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Key Features

  • May complicate sepsis or dehydration in newborns

  • May be observed in infants of diabetic mothers

  • May be associated with umbilical vein catheterization

  • May result from any condition that produces a hypercoagulable state (eg, clotting factor deficiency, systemic lupus erythromatosus, or thrombocytosis)

  • Renal vein thrombosis is less common in older children and adolescents.

  • Spontaneous renal vein thrombosis has been associated with membranous nephropathy

Clinical Findings

  • In newborns, generally characterized by the sudden development of an abdominal mass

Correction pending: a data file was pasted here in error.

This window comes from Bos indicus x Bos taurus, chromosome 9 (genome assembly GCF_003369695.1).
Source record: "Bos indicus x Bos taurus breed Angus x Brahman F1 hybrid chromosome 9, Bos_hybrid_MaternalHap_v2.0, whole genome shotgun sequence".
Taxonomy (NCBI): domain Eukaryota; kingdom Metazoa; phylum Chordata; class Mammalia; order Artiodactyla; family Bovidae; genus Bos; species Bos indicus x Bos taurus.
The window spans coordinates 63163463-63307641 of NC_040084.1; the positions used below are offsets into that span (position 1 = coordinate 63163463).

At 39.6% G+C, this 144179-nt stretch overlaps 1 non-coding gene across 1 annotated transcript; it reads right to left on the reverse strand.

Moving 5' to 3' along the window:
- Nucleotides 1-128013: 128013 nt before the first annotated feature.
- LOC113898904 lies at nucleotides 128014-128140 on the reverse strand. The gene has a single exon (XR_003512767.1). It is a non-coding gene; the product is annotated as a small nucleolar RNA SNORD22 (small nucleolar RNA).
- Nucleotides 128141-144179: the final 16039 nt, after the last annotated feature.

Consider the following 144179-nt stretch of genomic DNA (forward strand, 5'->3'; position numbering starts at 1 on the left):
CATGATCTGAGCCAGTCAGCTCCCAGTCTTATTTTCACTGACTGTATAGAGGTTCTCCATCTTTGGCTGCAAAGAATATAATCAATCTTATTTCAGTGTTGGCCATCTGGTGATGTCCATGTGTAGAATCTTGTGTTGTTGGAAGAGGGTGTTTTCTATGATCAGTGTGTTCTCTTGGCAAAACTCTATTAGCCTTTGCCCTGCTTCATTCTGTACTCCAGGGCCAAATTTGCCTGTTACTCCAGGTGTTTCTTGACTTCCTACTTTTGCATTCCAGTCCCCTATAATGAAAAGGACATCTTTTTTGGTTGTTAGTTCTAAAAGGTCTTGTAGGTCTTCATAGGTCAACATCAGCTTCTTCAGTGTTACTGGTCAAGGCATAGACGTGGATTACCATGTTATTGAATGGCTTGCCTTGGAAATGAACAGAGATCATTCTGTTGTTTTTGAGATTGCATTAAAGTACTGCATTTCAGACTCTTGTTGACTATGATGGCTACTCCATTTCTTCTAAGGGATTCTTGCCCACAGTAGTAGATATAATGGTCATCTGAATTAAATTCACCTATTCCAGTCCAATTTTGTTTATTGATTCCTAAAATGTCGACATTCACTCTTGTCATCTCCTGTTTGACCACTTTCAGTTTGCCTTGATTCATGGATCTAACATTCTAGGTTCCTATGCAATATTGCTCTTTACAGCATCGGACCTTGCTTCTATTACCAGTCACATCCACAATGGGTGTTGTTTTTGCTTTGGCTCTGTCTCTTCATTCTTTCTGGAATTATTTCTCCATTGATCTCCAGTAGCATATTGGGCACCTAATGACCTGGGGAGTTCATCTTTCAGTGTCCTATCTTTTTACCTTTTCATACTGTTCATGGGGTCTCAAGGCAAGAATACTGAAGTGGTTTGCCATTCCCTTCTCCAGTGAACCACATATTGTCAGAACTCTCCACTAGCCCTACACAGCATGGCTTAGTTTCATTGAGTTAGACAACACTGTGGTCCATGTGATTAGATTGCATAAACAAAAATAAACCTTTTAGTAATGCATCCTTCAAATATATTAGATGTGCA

• If bilateral, oliguria may be present

  • In older children, flank pain, sometimes with a palpable mass, is a common presentation

Diagnosis

  • No single laboratory test is diagnostic

  • Hematuria usually is present; may occasionally be gross in nature

  • Proteinuria is less constant

  • Thrombocytopenia may be found in newborn, but it is rare in older children

  • Ultrasonography and Doppler flow studies confirms diagnosis

Treatment

  • Anticoagulation with heparin is treatment of choice

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